State Services for the Blind reaches out to people of color

(l-r) Lisa Larges, Annette Toews, and Donna Marhoun, Braille Manager (Photo by Lisa Henrickson)

Over many years, studies have shown African Americans to be more prone to diabetes than Caucasians and to have a higher incidence of diabetes-related vision loss or impairment. The Minnesota State Services for the Blind, a relatively little-known State agency, can help people of color with vision loss or visual impairment, whether diabetes-related or from other causes.

Says Lisa Larges, Services for the Blind Outreach Director, “My main goal is to connect with people who aren’t as likely to hear about what we can offer, like African Americans, people of African descent, immigrant communities, and other traditionally underserved areas of the state. There are a lot of people out there who could really benefit from what we can do for them, but they just don’t know about us.”

This article is reposted from TCDP media partner Minnesota Spokesman-Recorder. Check out the links below for other recent Minnesota Spokesman-Recorder stories:

Larges explains that State Services for the Blind (SSB) can provide services in roughly three areas:

  • They “provide access to print and alternative formats: audio and Braille”;
  • They offer a “radio talking book service where we read newspapers, books, and magazines over the air on a closed circuit radio station or through a phone line”;
  • They have a “vocational services unit that provides employment assistance to anyone who has visual impairment that makes it difficult to perform job functions or functions in daily life. They provide things like career planning and assessment, help with finding a job, assistance with training, assistance with technology.”

Larges continues, “Once people have jobs, we work with employers to make sure that the work setting is accessible.”

SSB also has a senior services unit that Larges says works with more than senior citizens. “You don’t need to be blind — you just have to have a vision loss that’s significant enough that it makes it difficult to perform daily functions reading, identifying the dials on an oven, etc. We send out a staff member to meet with people individually.

“The idea is to give people the opportunity to be as independent as possible. We can provide devices like magnifiers; we can provide training; we can provide some assistance with technology.

“The idea is to help folks live independently,” says Larges. “In the long run, it saves the state of Minnesota money.”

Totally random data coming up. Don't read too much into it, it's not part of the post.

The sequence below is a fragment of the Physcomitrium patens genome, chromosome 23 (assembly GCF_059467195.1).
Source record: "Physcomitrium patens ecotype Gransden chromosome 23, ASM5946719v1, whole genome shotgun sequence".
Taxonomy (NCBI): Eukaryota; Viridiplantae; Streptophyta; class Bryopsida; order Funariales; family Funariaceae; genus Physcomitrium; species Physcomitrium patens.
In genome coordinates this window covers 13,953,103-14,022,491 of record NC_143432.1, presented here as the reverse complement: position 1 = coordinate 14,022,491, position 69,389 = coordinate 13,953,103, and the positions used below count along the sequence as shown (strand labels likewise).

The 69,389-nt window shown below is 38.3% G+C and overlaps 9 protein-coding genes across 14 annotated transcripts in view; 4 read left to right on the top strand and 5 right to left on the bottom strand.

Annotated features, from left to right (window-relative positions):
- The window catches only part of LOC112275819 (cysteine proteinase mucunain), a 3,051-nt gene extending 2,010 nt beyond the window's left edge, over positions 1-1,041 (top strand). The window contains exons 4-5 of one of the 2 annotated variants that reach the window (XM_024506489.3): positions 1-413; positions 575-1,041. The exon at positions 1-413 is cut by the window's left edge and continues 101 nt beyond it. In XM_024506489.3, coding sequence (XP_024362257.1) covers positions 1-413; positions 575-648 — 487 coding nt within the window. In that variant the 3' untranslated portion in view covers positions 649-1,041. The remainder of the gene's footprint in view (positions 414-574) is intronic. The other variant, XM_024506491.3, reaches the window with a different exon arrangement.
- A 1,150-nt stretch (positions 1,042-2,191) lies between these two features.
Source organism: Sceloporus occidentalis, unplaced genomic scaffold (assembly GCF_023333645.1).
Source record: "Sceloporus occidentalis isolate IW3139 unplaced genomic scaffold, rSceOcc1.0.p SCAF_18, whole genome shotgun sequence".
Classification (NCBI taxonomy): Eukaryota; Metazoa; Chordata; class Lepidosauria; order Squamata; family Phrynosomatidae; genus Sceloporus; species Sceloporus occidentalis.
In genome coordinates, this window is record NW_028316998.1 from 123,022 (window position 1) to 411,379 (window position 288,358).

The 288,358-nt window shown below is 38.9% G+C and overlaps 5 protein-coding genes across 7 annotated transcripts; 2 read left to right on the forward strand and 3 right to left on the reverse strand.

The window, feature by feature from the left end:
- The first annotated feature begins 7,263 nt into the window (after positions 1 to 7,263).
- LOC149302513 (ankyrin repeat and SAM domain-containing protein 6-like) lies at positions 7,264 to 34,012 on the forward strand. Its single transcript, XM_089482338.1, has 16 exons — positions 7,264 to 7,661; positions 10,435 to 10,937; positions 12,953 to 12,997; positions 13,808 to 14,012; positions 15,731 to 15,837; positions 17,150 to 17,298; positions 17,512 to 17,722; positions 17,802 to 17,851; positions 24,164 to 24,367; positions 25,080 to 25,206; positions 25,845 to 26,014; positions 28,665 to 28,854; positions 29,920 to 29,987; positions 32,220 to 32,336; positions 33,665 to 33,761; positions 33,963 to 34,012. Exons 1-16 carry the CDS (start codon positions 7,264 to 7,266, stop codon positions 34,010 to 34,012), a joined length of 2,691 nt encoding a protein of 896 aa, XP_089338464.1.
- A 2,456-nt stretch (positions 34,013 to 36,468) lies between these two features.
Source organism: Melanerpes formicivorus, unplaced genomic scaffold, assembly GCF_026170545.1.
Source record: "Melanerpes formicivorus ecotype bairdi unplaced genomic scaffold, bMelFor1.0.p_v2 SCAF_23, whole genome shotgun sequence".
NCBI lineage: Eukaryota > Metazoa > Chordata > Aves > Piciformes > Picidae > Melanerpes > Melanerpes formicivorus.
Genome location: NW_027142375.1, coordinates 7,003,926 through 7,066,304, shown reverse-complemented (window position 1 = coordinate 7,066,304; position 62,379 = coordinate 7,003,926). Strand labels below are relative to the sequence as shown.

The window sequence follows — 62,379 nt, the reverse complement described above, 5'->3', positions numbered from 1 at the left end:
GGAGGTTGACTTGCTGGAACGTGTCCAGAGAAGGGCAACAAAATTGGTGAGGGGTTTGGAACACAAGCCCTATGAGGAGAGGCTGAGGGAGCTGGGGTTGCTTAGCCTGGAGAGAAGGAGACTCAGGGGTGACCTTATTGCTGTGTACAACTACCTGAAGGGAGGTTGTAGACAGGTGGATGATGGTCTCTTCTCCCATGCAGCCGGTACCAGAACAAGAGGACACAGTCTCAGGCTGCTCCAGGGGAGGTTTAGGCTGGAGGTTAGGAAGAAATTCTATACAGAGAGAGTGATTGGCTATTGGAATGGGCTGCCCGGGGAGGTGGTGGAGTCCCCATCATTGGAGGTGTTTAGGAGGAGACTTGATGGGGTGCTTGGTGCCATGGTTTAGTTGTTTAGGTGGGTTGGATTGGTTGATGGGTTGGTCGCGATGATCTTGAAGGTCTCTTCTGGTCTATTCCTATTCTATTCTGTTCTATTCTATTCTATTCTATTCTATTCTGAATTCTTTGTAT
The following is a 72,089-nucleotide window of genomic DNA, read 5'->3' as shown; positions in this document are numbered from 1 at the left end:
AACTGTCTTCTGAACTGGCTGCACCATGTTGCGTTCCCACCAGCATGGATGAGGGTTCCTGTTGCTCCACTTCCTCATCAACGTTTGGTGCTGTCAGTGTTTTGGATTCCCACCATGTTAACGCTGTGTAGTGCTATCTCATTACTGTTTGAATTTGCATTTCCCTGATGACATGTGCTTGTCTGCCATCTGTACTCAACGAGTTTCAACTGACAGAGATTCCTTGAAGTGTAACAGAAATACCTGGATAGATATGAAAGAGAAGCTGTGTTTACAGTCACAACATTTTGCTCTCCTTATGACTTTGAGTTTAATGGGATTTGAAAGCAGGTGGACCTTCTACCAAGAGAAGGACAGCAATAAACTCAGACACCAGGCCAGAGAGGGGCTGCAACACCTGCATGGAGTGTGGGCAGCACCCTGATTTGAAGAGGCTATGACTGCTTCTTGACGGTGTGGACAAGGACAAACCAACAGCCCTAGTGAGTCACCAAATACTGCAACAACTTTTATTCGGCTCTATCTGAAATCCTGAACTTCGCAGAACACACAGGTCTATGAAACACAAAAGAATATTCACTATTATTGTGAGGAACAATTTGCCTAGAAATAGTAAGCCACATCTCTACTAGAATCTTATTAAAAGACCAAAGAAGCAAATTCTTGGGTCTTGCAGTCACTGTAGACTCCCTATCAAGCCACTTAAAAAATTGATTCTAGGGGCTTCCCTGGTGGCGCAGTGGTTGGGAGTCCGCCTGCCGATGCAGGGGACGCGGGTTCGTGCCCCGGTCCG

What do SSB’s services cost? Most of the services are provided free of charge, since they are funded with tax dollars. One instance where costs are not entirely picked up by the State is education, in which case Larges maintains SSB will “share those costs.”

SSB’s main office is on University Avenue in St. Paul, but there are several other offices around the state in places like Duluth, Mankato, Moorhead, Grand Forks, St. Cloud and Hibbing. Most of them, said Larges, are in Workforce Centers.

Annette Toews, SSB’s supervisor of audio Sesvices, explained other functions and services: “We are part of what’s called the National Library Service, which is a federally-provided library for the blind and physically handicapped, or people who have print-impairment.

“It could be vision; it could be physical. Maybe you can’t hold a book because you’re paralyzed. Maybe you have a condition where your head shakes so much you can’t read, or maybe you have a qualifying reading disability — you have vision, you can hold a book, but you just can’t digest the words no matter how much you look at the book.

“For those people who qualify, there is a huge library program available nationwide,” she continues, “and the federal government works through us, here in the state. We can hook people into this and they can check out books — just like a regular library — and they don’t have to go anywhere. The books come to them in their homes, and also they can download books from the Web.”

“There are children’s books and youth books through the National Library Service,” says Annette Toews, “ in audio and in Braille. If there are children’s books or youth books which are not already recorded and available through the National Library Service, we will be happy to record them and put them into audio or Braille for free for Minnesotans.

“We are here to teach people how, and to show people how they can live a very full, rich, wonderful life. Maybe they can’t drive a car anymore. Maybe they have to find an alternatives or methods to do the things that they love to do, but you can lead an extremely rich, full, wonderful life without your vision.“

Minnesota State Services for the Blind’s main office can be reached at 651-539-2300, or toll free at 800-652-9000, or go to www.mnssb.org. Lisa Larges is available to speak to groups and may be reached at 651-539-2278.

Isaac Peterson welcomes reader responses to%20ipeterson [at] spokesman-recorder [dot] com ( ipeterson [at] spokesman-recorder [dot] com).

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Isaac Peterson